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flower petal popsicles recipe – a ninth birthday for Sky-Girl

Sky-Girl’s ninth birthday – long-stemmed flower, so tall, so sweet ::::

Sweet Sky-Girl is nine. Nine! Already. She decided to have a birthday sleepover party with a few friends, full of furikake popcorn, takeout pizza, and our family’s almost-a-tradition pandan chiffon cake.

She has a nice mix of friends, the bossy one, the quiet one, the inbetweener, the funny one. They sang some raucous karaoke (wow, was that loud) and bounced on a neighbor’s trampoline to get the wiggles out of their systems before food and movies. No delicate flowers here.

That’s where these more pretty than flavorful ice pops come into the story. See the edible flowers above? They all have different strengths. The marigolds are extremely durable and can be strung for lovely garlands, the snapdragons pinched over and over continue to snap without wilt, the dahlia (I think that’s what the orange petals are on the left) stays bright with color even after torn from its capitulum, and the nasturtium stands as a great seasoning with its peppery flavor. None, just like these spirited friends and Sky-Girl, are wilting petals.

This recipe wasn’t the most flavorful, but the flowers were the star, giving texture and the beautiful colors. I was experimenting with the icy part, wanting something not too opaque so that the color of the petals would be obscured. The mix of liqueur, water, and a little sugar had potential. I didn’t want to add too much liqueur and sugar to prevent freezing properly, but not enough would be boring. Well, I erred on the side of not enough and…boring taste…but pretty!


Sky-Girl, if life ever makes you feel blurred into the background, unimportant, frustrated, don’t worry. Those moments will melt away. You’ll always be left with the vibrancy of you. Keep being the sweet, thoughtful girl you are. You told me recently you want to be a veterinarian when you grow up. Your compassion for animals and how you are so gentle with our guinea pigs shows me you’d be a very caring veterinarian. I hope you always ask for me to hug and kiss you goodbye in the early mornings when I go to work and demand that I say goodnight at your bedside every night. I love you, squirrelly girl.


One year ago: lemon cupcakes (with googly eyes, for her eighth birthday)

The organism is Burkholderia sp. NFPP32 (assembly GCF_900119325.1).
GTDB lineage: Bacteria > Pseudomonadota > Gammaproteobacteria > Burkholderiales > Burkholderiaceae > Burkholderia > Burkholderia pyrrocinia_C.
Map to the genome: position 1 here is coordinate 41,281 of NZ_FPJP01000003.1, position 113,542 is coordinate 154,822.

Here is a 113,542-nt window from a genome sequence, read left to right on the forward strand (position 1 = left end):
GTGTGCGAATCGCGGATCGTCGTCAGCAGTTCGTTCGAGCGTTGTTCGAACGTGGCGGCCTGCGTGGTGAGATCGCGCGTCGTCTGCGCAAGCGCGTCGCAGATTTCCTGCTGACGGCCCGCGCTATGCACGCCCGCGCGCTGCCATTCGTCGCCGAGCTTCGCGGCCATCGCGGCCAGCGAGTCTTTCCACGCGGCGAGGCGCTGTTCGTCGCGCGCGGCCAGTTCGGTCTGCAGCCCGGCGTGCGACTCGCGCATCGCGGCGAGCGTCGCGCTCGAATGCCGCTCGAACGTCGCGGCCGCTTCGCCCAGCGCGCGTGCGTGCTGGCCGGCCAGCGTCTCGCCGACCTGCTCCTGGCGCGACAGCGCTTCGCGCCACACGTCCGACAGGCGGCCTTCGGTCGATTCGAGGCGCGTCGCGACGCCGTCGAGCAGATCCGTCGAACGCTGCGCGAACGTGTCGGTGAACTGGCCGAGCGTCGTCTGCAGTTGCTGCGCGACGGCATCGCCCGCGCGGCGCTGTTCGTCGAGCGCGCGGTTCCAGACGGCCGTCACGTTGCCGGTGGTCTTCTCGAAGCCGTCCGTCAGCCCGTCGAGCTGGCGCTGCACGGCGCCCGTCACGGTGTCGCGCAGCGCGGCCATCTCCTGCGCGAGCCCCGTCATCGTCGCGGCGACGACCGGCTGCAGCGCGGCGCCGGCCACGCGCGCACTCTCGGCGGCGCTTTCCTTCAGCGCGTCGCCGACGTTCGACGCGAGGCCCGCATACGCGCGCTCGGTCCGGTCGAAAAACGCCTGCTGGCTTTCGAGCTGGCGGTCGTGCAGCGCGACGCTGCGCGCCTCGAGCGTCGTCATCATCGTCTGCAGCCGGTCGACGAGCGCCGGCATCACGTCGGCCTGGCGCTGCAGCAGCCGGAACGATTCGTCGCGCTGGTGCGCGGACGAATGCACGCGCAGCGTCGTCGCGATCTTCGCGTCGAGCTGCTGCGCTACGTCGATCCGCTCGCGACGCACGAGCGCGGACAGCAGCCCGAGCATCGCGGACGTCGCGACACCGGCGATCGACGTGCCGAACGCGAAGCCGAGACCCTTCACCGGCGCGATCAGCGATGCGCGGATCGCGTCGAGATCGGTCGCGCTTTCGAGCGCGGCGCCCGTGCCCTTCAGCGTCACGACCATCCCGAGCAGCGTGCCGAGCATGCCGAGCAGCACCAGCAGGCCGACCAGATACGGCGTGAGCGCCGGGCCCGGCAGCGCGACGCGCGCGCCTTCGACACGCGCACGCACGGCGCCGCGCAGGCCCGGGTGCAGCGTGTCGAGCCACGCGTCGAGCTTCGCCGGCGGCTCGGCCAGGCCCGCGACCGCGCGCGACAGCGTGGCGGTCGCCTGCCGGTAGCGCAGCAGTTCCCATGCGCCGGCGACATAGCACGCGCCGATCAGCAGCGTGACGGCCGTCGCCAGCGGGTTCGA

Two years ago: mermaid and narwhal cake – with tutorial for fondant toppers and accouterments (Sky-Girl’s seventh birthday)

Three years ago: gudetama cupcakes (Sky-Girl’s sixth birthday)

Four years ago: rainbow cake (gum paste topper tutorial) with german buttercream frosting (recipe) (Sky-Girl’s fifth birthday)

Five years ago: bourbon cherries (My prep for our trip to Japan in 2017. We celebrated Sky-Girl’s fourth birthday at Mount Fuji.)

Six years ago: minnie mouse cake roll (for Sky-Girl’s third birthday)

Seven years ago: hello kitty cake roll (for Sky-Girl’s second birthday)

Eight and a half years ago: We celebrated Sky-Girl’s first birthday about six months late and it coincided with the blog’s fourth anniversary: pandan chiffon cake

Eight years ago: goodbye, california!

Nine years ago: mummy’s fudgy chocolate oatmeal bars recipe – and our new arrival (the birth of Sky-Girl)

Ten years ago: thai iced tea and butterfly purple ombre cake

Eleven years ago: cranberries all around and honeyed goat cheese tart


flower petal popsicles recipe
Recipe type: Dessert
Makes 10 - I used a Norpro frozen ice pop maker with 10 molds. Each popsicle is 3 ounces (90 ml) and are 3.5 x 2 x 1 inches in size. 15 min active time of work. Freeze total - overnight is best. NOTE: If you fiddle with the recipe, careful with the ratios. The more alcohol you add and/or the more sugar, the more difficult it will be to get a solid freeze.
  • 4 cups water
  • various edible flowers (petals retained) - I ripped the petals off on some and they floated too much (can poke down these floating petals later after popsicles are slushy.
  • 2 T fruity liqueur (elderflower or something with little color)
  • 1 T sugar
  • simple syrup (see recipe for more details)
  1. Place petals inside the popsicle molds being sure to layer them on top of each other gently. You can also use a dab little simple syrup to glue some of the petals to the sides of the molds in various positions.
  2. Mix water and elderflower liqueur in a large bowl and stir well to combine.
  3. Gently pour the mixture into the popsicle molds to avoid disturbing the petal placements.
  4. Freeze slightly without sticks, about 1 hour, then add sticks. This will help push some of the floating petals down to the bottom.
  5. Freeze at least 8 hours, or overnight.
  6. To remove from the molds, gently place in warm water until the popsicles pull free.
  7. NOTE: Yes, there's alcohol in this, but a very small amount. Unless there is a sensitivity or other medical issue, I see no reason not to share these with adults and children.


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